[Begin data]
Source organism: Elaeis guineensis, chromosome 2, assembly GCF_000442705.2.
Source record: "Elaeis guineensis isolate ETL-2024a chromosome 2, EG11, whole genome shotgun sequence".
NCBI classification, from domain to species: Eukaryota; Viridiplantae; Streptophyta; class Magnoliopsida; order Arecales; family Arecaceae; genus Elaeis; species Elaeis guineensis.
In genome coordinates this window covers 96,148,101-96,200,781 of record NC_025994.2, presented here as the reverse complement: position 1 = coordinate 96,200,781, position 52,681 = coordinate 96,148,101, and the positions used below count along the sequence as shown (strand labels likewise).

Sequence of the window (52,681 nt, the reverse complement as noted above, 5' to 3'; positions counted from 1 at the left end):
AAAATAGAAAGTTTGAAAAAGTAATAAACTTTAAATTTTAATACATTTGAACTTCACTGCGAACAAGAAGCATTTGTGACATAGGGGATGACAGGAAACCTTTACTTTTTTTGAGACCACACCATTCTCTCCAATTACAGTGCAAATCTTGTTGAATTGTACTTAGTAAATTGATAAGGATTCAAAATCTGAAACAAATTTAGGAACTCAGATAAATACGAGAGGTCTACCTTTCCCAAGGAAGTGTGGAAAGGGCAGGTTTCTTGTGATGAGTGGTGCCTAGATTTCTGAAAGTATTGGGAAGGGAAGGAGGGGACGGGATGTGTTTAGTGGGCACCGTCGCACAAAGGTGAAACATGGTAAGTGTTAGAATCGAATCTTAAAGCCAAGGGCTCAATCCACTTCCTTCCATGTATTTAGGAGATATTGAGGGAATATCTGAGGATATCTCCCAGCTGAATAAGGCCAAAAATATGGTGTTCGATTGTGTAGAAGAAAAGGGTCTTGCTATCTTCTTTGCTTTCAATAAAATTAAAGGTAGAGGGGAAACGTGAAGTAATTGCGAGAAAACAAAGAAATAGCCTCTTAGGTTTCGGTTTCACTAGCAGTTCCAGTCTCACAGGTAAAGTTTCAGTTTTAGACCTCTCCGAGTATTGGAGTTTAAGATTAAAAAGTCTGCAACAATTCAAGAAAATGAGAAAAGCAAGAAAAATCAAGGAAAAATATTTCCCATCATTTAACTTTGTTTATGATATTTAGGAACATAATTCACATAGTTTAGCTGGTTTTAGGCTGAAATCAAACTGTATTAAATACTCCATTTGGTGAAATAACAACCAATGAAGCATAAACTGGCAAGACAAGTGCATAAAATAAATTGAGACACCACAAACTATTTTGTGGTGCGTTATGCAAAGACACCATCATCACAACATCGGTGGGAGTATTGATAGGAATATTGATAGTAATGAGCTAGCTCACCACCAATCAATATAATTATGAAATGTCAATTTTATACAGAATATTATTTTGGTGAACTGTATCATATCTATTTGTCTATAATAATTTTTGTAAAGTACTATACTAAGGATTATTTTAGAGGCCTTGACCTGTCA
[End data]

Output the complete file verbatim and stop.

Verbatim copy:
Source organism: Elaeis guineensis, chromosome 2, assembly GCF_000442705.2.
Source record: "Elaeis guineensis isolate ETL-2024a chromosome 2, EG11, whole genome shotgun sequence".
NCBI classification, from domain to species: Eukaryota; Viridiplantae; Streptophyta; class Magnoliopsida; order Arecales; family Arecaceae; genus Elaeis; species Elaeis guineensis.
In genome coordinates this window covers 96,148,101-96,200,781 of record NC_025994.2, presented here as the reverse complement: position 1 = coordinate 96,200,781, position 52,681 = coordinate 96,148,101, and the positions used below count along the sequence as shown (strand labels likewise).

Sequence of the window (52,681 nt, the reverse complement as noted above, 5' to 3'; positions counted from 1 at the left end):
AAAATAGAAAGTTTGAAAAAGTAATAAACTTTAAATTTTAATACATTTGAACTTCACTGCGAACAAGAAGCATTTGTGACATAGGGGATGACAGGAAACCTTTACTTTTTTTGAGACCACACCATTCTCTCCAATTACAGTGCAAATCTTGTTGAATTGTACTTAGTAAATTGATAAGGATTCAAAATCTGAAACAAATTTAGGAACTCAGATAAATACGAGAGGTCTACCTTTCCCAAGGAAGTGTGGAAAGGGCAGGTTTCTTGTGATGAGTGGTGCCTAGATTTCTGAAAGTATTGGGAAGGGAAGGAGGGGACGGGATGTGTTTAGTGGGCACCGTCGCACAAAGGTGAAACATGGTAAGTGTTAGAATCGAATCTTAAAGCCAAGGGCTCAATCCACTTCCTTCCATGTATTTAGGAGATATTGAGGGAATATCTGAGGATATCTCCCAGCTGAATAAGGCCAAAAATATGGTGTTCGATTGTGTAGAAGAAAAGGGTCTTGCTATCTTCTTTGCTTTCAATAAAATTAAAGGTAGAGGGGAAACGTGAAGTAATTGCGAGAAAACAAAGAAATAGCCTCTTAGGTTTCGGTTTCACTAGCAGTTCCAGTCTCACAGGTAAAGTTTCAGTTTTAGACCTCTCCGAGTATTGGAGTTTAAGATTAAAAAGTCTGCAACAATTCAAGAAAATGAGAAAAGCAAGAAAAATCAAGGAAAAATATTTCCCATCATTTAACTTTGTTTATGATATTTAGGAACATAATTCACATAGTTTAGCTGGTTTTAGGCTGAAATCAAACTGTATTAAATACTCCATTTGGTGAAATAACAACCAATGAAGCATAAACTGGCAAGACAAGTGCATAAAATAAATTGAGACACCACAAACTATTTTGTGGTGCGTTATGCAAAGACACCATCATCACAACATCGGTGGGAGTATTGATAGGAATATTGATAGTAATGAGCTAGCTCACCACCAATCAATATAATTATGAAATGTCAATTTTATACAGAATATTATTTTGGTGAACTGTATCATATCTATTTGTCTATAATAATTTTTGTAAAGTACTATACTAAGGATTATTTTAGAGGCCTTGACCTGTCA